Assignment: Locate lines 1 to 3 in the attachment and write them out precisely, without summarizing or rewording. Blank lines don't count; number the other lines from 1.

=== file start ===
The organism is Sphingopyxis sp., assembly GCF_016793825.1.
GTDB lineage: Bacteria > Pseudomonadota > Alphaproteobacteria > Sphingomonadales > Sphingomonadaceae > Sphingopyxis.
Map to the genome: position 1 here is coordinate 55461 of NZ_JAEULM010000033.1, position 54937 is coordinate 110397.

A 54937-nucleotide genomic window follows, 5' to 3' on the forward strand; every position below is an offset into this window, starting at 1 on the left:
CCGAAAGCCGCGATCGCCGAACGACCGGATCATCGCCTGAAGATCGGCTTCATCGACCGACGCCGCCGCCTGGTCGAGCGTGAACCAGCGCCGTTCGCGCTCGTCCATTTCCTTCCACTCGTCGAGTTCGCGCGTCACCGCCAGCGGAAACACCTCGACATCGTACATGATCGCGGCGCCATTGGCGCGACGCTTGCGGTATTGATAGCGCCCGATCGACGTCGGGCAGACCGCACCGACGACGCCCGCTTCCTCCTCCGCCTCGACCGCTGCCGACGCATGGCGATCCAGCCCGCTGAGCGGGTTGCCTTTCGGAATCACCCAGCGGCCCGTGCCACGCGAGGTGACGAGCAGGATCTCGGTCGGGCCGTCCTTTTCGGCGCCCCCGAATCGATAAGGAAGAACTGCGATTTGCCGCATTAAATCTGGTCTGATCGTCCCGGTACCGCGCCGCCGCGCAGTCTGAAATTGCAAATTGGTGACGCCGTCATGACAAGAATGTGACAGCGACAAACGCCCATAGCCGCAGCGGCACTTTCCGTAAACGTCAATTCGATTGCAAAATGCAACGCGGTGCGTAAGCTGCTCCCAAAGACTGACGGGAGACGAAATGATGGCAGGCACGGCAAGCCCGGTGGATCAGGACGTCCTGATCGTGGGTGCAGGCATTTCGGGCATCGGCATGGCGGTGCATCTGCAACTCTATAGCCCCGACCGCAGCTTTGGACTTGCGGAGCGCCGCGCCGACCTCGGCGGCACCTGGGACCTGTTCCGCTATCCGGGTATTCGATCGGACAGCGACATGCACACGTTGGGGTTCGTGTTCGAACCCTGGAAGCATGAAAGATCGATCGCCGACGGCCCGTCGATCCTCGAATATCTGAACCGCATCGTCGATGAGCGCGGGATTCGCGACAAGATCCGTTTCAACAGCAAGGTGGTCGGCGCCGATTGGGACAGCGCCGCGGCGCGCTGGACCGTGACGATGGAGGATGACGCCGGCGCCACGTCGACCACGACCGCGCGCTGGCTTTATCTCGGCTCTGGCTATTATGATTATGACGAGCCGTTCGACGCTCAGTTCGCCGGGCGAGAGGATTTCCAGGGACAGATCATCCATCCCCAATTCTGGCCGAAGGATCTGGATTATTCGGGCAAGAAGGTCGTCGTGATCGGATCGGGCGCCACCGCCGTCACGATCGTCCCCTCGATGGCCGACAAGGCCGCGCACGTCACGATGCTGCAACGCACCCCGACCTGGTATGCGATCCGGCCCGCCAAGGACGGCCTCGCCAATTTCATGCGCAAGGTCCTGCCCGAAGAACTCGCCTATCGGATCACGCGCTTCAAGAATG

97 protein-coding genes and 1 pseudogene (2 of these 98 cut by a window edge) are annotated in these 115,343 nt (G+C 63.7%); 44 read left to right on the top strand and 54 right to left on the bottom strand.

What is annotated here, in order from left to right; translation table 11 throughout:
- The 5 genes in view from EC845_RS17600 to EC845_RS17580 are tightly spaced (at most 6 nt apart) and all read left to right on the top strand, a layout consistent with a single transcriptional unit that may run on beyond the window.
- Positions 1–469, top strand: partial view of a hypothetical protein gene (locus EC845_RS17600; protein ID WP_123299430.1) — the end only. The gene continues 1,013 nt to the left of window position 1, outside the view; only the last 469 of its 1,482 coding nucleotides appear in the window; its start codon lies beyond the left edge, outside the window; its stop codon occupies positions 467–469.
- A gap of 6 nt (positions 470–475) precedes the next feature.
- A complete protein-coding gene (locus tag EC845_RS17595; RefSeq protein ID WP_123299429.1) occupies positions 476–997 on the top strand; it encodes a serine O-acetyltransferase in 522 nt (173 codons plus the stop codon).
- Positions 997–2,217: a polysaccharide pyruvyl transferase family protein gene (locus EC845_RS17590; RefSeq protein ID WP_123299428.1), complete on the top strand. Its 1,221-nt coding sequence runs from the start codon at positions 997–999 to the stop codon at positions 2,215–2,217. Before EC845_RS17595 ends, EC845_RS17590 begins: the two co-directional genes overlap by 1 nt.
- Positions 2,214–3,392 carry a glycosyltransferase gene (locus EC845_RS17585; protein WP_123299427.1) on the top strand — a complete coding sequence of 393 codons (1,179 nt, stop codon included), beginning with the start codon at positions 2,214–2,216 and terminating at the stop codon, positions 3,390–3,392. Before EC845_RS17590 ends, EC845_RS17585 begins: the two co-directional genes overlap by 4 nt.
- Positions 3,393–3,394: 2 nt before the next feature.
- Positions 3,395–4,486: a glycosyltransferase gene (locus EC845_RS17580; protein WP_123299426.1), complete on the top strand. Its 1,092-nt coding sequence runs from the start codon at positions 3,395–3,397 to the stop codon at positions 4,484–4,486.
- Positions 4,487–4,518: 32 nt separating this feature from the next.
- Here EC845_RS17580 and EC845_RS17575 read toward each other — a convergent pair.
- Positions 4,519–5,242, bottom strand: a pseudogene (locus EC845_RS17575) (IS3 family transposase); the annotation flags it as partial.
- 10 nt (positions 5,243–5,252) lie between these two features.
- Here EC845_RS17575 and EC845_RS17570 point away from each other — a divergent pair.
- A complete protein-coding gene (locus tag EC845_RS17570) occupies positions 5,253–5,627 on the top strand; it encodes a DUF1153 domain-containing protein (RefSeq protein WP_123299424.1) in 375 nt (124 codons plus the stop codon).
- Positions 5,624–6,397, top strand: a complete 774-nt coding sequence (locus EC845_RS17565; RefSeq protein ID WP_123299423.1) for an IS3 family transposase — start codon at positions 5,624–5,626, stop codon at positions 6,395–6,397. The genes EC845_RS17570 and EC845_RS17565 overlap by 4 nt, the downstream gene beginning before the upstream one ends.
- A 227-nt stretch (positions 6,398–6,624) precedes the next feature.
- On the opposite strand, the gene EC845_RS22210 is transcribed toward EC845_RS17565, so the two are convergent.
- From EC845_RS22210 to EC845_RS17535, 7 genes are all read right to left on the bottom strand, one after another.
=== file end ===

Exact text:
The organism is Sphingopyxis sp., assembly GCF_016793825.1.
GTDB lineage: Bacteria > Pseudomonadota > Alphaproteobacteria > Sphingomonadales > Sphingomonadaceae > Sphingopyxis.
Map to the genome: position 1 here is coordinate 55461 of NZ_JAEULM010000033.1, position 54937 is coordinate 110397.